How to use Solidly via Solidex and earn up to 500% APY
Solidly is the most talked-about DeFi project on Fantom, and as of March 2022 some of its liquidity pools still yield over 500% APY. The project seemed about to collapse when its founder Andre Cronje suddenly quit DeFi, but it seems like Solidly will survive after all. If you’re willing to take on the risk, we’ll show you how to farm with Solidly pools on Solidex.
Key facts about Solidly
Solidly is an AMM on the Fantom blockchain, created by the famous blockchain developer Andre Cronje (founder of Yearn.finance, $YFI) in collaboration with Daniele Sestagalli, the man behind Wonderland ($TIME) and Abracadabra Money ($MIM). We have a great in-depth article about Solidly, but here is a summary.
- Solidly incentivizes trading volume and fees rather than TVL, so those liquidity pools that bring real value (i.e. volume) to the protocol get more rewards.
- Liquidity providers earn SOLID tokens and can lock them to earn more SOLID.
- In return for SOLID lockers receive veSOLID (voted-escrowSOLID), wrapped into an NFT that can be sold in the secondary market.
- veNFTs give their holders the voting power to decide which pools will get SOLID emission rewards. Holders can vote against a pool, too.
- Weekly SOLID emission is adjusted based on the percentage of SOLID that are locked.
- Reward Emissions are distributed to SOLID lockers to make sure that their holdings aren’t diluted.
- The first batch of SOLID was distributed via an airdrop to the 25 largest DeFi protocols by TVL on Fantom, including Multichain, SpookySwap, Yearn.finance, Curve, and Tomb Finance.
- The race to get the airdrop caused so-called ‘vampire wars’. New protocols veDAO and 0xDAO appeared out of nowhere, offering APYs upwards of 5,000%. In a few days, they attracted enough liquidity to get into the top-10.
- So much capital flowed to Fantom thanks to Solidly that it skyrocketed to the 3rd place by TVL among all blockchains (after Ethereum and Terra).
- Then Cronje’s business partner Anton Nell announced that they were both quitting DeFi and ‘terminating’ 25 projects, including Solidly.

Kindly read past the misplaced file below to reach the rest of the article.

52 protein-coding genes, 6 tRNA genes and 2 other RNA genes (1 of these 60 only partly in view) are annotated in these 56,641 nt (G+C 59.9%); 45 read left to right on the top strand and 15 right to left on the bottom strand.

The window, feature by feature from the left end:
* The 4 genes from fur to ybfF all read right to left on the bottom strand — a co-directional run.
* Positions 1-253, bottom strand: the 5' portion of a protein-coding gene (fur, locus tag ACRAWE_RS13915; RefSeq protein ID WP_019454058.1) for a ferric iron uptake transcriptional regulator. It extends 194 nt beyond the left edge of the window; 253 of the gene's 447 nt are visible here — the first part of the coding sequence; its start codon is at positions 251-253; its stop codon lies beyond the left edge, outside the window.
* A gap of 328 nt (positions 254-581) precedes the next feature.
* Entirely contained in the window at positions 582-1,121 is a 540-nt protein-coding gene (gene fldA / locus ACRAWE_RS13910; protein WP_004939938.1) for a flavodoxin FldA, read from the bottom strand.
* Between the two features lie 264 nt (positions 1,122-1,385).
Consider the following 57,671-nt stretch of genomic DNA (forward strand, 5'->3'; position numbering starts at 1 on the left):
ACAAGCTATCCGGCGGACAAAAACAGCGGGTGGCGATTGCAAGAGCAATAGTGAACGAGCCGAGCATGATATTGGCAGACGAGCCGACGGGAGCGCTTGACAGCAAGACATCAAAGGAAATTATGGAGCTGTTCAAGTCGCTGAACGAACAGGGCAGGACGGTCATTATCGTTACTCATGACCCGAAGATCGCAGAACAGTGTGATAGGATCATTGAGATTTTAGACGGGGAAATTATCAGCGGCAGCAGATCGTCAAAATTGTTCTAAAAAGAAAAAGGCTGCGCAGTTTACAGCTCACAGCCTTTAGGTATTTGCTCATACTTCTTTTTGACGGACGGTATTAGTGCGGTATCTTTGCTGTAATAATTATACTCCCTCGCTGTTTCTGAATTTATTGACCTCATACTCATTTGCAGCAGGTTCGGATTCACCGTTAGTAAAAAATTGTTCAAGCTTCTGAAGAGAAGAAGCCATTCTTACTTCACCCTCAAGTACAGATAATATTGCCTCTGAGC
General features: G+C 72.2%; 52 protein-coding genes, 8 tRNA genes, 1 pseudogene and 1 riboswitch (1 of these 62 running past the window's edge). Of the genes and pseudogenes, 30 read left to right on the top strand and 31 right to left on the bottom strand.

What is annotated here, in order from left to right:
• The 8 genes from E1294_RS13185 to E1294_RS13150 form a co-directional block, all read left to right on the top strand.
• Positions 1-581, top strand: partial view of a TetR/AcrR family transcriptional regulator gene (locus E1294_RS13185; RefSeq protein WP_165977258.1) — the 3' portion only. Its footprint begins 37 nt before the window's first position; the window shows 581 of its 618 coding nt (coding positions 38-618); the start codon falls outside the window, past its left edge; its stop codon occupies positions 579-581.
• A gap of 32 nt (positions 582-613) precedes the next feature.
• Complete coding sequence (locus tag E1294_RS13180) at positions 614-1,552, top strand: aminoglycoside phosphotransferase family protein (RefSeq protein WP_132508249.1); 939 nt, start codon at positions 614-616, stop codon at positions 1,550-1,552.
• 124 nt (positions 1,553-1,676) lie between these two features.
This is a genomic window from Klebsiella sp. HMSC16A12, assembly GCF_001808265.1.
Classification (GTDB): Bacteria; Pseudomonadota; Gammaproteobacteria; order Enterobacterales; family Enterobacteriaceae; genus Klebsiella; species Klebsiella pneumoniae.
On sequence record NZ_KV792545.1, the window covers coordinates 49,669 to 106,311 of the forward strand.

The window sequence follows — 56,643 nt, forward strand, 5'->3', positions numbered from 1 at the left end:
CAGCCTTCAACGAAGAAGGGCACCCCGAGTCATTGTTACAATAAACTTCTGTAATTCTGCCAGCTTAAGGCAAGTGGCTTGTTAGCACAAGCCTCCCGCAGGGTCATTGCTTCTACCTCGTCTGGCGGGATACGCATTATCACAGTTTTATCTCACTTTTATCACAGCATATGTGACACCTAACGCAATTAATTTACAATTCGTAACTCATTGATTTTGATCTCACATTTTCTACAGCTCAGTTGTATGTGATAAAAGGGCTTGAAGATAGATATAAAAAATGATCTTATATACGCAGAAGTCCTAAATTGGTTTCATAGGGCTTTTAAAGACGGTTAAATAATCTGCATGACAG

- FTM, SOLID, YFI, and other tokens connected to Cronje dumped hard on the news but soon partially recovered.
- Solidly is still operational, and it’s possible that the team of Solidex, the yield booster for Solidly, will take over.
Once again, we suggest that you read the full article to better understand how Solidly works and what it means for the industry. In this post, we’ll pick up where we left off, describe the buggy launch, and talk about how the airdrop recipients split into two camps and started a struggle for control.
Then we’ll show you how to bridge or buy tokens on the Fantom blockchain, become a liquidity provider on Solidly, and use the yield optimizer Solidex to boost the rewards. Finally, we’ll discuss the risks and what could happen to Solidly going forward.
The Solid Wars begin
‘The Solid Wars’ is a struggle for control over the SOLID tokens. In Solidly, having the most locked SOLID gives you the biggest voting power – so you can decide which pool gets the rewards. If you were a protocol, which pool would you vote for? That’s right, you own. It’s very simple, really: accumulate SOLID, lock it to receive veSOLID, and vote to increase your own rewards.
This is what happened with Curve Finance, where the Curve Wars have been raging for months. In our first article on Solidly, we told you about the system of bribes, where Curve-based protocols ‘bribe’ liquidity providers with their native tokens, offering very attractive APYs. The most popular yield optimizer on Curve that pays such bribes is Convex ($CVX).